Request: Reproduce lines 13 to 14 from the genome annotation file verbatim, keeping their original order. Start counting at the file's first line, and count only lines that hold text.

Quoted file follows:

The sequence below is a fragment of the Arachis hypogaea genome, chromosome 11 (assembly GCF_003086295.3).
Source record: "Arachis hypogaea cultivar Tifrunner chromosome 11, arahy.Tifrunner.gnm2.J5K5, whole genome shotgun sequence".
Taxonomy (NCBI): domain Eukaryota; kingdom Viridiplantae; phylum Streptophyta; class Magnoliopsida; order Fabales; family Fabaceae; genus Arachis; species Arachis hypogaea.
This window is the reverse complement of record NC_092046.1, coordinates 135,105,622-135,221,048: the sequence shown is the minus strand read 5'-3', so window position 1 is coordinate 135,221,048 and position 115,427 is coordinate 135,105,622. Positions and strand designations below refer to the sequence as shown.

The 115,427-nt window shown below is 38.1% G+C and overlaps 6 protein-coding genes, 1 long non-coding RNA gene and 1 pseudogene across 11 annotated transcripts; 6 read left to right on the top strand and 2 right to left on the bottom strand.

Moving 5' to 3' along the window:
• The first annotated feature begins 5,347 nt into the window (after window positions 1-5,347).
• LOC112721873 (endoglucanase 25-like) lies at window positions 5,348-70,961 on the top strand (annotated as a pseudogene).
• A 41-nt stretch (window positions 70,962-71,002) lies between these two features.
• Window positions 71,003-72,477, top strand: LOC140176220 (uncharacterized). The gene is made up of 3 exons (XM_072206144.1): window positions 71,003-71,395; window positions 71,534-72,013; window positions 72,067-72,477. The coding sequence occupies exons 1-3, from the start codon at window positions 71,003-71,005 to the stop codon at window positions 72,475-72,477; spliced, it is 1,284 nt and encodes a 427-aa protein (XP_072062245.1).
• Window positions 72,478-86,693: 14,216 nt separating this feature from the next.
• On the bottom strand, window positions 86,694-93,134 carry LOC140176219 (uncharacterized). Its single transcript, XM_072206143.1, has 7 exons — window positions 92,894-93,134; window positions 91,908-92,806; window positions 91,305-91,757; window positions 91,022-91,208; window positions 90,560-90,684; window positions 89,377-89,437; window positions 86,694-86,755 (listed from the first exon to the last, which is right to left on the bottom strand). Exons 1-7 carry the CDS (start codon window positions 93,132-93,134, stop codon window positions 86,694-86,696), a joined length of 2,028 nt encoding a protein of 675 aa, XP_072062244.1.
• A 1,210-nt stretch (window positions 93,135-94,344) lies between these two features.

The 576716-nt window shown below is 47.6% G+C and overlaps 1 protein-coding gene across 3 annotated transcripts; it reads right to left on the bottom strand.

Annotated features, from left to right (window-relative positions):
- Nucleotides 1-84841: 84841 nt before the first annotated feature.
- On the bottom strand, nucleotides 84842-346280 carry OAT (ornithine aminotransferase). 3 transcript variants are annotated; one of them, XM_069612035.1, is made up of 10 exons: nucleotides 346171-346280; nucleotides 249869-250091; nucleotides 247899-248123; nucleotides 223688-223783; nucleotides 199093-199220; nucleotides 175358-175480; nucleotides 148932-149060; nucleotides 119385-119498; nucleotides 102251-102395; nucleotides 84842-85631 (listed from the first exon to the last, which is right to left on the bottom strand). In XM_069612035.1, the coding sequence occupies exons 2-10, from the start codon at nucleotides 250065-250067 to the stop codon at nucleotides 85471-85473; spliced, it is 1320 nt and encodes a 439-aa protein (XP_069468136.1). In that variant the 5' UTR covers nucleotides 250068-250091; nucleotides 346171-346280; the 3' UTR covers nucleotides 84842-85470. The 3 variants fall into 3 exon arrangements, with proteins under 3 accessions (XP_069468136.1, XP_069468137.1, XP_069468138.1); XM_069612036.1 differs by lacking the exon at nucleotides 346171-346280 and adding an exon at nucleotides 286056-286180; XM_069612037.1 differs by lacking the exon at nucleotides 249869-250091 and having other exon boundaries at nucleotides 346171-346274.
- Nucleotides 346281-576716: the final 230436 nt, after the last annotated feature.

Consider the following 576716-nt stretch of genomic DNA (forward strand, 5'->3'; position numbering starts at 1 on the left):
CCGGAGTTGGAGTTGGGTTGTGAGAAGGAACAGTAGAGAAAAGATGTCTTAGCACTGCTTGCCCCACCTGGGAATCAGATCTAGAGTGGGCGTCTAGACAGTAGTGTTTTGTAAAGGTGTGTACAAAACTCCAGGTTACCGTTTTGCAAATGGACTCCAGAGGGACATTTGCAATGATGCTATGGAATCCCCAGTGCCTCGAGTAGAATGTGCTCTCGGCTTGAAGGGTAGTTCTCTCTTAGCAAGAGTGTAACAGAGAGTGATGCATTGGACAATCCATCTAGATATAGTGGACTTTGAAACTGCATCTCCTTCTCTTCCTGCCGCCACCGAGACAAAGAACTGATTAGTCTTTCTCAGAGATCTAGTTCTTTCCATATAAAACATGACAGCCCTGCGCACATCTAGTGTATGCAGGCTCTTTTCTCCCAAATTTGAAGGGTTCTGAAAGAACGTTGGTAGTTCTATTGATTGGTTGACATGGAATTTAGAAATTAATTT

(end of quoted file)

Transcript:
• A 1,210-nt stretch (window positions 93,135-94,344) lies between these two features.

The 576716-nt window shown below is 47.6% G+C and overlaps 1 protein-coding gene across 3 annotated transcripts; it reads right to left on the bottom strand.